Julia Neale Jackson
Julia Beckwith (née Neale) Jackson (1798-1831) was the mother of Confederate General Thomas Jonathan "Stonewall" Jackson.
Julia Beckwith Neale was born at Peach Orchard near Aldie in Loudoun County, Virginia. She was daughter of Thomas and Margaret C. Winn Neale and the grand daughter of Richard Neale and Francis Underwood as well as Minor Winn and Betty Withers all of Virginia. Moving west, her father, Thomas Neale, achieved high prosperity as a merchant in the town of Parkersburg on the Ohio River. Julia was very intelligent, a devout Christian, and a belle in society, but her life became full of tragedies.
In 1817, she married Jonathan Jackson (1790-1826) of Randolph County, an attorney. They were living in Clarksburg and already had two young children when, on January 21, 1824, their third son, Thomas Jonathan Jackson (later to be known as Confederate General Stonewall Jackson) was born. Then tragedy struck the young family. When young Thomas was only 2 years old, both his father and sister Elizabeth, aged 6, died of typhoid fever. Julia gave birth to Thomas' sister Laura Anne the next day.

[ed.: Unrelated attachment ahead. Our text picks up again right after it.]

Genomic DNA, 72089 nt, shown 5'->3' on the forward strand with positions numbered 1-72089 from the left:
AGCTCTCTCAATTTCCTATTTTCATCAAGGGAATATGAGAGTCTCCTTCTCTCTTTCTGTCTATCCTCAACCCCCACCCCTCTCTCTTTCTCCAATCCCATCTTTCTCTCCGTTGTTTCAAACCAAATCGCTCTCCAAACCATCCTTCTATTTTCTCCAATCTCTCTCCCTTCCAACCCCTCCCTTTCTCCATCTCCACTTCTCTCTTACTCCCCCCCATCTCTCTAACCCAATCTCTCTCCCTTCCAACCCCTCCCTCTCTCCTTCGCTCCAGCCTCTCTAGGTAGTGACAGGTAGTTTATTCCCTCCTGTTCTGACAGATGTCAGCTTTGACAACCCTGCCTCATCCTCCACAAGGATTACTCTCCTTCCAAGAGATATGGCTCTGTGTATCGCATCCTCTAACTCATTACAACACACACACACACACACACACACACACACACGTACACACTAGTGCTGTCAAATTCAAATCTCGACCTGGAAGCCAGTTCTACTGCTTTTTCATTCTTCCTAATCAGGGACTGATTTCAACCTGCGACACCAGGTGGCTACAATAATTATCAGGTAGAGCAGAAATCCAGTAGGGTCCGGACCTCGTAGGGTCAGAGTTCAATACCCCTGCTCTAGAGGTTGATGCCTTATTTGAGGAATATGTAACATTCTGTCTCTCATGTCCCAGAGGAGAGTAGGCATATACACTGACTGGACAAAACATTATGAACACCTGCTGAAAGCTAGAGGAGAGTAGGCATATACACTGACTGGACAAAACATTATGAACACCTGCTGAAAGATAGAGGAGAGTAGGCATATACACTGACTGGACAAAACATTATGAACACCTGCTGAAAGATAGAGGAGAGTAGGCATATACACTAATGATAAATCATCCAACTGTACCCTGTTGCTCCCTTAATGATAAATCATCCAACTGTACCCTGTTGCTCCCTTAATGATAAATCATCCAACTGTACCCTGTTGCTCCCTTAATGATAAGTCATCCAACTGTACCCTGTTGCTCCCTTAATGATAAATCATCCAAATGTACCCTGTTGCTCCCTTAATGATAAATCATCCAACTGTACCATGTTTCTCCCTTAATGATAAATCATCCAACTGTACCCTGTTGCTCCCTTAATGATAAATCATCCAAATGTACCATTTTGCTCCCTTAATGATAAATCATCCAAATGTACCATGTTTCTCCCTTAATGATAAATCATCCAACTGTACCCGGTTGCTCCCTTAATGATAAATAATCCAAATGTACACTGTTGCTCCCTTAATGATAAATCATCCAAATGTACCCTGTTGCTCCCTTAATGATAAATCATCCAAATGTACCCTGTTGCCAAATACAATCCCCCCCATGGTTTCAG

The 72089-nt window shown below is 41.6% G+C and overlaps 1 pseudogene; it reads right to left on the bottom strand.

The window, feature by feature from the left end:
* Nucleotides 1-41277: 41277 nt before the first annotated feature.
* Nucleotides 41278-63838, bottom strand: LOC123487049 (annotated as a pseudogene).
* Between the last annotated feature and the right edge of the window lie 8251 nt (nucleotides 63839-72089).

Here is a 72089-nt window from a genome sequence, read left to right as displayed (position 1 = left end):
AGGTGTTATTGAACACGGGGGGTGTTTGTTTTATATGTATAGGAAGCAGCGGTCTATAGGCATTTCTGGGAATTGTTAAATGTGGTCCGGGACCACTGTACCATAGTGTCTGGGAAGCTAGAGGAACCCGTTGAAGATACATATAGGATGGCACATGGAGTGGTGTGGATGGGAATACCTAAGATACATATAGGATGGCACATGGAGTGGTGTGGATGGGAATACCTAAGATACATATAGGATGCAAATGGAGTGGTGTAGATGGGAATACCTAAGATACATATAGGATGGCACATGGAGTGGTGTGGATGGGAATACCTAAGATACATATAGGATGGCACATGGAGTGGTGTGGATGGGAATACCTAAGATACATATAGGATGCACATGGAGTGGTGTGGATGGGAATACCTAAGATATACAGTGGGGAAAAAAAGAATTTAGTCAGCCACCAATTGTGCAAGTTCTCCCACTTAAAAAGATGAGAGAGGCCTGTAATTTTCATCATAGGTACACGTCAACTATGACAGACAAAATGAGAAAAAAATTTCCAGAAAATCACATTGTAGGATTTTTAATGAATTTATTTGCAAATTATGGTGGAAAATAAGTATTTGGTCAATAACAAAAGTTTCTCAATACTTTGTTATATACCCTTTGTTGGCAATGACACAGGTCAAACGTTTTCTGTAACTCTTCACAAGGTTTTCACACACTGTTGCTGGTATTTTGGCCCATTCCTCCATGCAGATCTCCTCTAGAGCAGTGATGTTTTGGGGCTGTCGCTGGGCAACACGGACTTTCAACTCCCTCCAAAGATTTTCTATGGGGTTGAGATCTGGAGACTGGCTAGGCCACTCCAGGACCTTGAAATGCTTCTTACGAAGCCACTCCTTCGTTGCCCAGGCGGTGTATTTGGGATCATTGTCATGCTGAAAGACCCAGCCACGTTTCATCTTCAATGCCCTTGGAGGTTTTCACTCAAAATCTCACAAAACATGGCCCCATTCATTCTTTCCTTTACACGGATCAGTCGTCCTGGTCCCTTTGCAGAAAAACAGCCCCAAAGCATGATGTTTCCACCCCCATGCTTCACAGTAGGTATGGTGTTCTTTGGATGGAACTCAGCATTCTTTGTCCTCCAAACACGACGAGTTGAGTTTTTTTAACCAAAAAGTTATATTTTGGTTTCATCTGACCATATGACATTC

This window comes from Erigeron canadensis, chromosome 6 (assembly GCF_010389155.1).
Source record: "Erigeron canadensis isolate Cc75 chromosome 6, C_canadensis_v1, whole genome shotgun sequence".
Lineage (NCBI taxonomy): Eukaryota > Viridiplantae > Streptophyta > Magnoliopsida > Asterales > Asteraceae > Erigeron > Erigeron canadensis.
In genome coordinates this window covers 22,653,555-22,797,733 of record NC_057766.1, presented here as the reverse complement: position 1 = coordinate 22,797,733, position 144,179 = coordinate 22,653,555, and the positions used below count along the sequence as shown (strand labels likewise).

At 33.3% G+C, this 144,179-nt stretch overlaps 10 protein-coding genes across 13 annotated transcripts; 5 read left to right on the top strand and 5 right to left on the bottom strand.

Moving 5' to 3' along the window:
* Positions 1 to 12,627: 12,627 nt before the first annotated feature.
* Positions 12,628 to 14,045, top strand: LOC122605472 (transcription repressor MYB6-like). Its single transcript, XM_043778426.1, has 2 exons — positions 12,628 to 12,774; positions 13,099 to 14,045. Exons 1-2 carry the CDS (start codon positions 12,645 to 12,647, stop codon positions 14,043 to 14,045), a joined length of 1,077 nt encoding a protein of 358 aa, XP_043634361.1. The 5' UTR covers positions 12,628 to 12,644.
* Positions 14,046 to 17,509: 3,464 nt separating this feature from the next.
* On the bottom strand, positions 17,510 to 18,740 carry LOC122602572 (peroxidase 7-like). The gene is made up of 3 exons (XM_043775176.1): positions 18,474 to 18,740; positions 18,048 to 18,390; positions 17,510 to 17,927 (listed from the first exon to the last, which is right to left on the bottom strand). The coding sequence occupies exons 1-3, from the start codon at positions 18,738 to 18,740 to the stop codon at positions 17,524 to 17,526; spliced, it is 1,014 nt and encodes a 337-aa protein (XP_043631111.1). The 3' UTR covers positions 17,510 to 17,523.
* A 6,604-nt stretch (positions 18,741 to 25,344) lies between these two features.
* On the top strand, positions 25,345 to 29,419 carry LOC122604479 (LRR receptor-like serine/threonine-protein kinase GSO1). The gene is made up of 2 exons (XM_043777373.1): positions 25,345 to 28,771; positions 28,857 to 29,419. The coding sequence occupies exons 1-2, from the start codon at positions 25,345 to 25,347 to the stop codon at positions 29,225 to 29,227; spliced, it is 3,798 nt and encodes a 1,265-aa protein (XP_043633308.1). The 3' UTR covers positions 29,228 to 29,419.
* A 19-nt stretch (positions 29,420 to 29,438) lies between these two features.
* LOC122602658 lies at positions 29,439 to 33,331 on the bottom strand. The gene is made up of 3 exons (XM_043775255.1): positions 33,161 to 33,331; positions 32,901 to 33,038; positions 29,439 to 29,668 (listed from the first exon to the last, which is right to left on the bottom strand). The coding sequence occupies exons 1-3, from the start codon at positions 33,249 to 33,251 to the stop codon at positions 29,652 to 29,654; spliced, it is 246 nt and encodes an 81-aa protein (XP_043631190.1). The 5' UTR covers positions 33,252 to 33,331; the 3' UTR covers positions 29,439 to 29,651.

The young widow of 28 was left with debts and sold everything to pay them. She declined family charity, and moved into a small one-room house. Julia took in sewing and taught school to support herself and her 3 young children for about 4 years.
In 1830, she married another attorney, Blake Baker Woodson, who was appointed clerk of Fayette County. Woodson disliked his stepchildren and the family had financial problems. Julia's children were sent to live with her relatives. Young Thomas (and sister Laura) were sent to live with Jackson relatives at Jackson's Mill. The other child, her son Warren, went to live with Neale relatives, and died of tuberculosis in 1841 at the age of 20.
Julia gave birth to another son, William Wirt Woodson, but she died at the age of 33 from childbirth complications on December 4, 1831. The family lived in and around what is now Ansted, West Virginia, where she was buried without a marker in Westlake Cemetery. A historian wrote later that neighbors wrapped her wasted body in a homemade coffin.
Remembering Stonewall's mother
After the War, Stonewall Jackson was one of the best remembered and beloved of the war heroes. One of his former soldiers who admired Jackson, Captain Thomas R. Ranson of Staunton, Virginia, remembered the tragic life of Jackson's mother. Ranson went to Ansted, West Virginia and had a marble marker placed over the unmarked grave of Julia Neale Jackson in Westlake Cemetery, to make sure that the site was not lost forever. In modern times, community groups continue to make sure the cemetery is kept clean.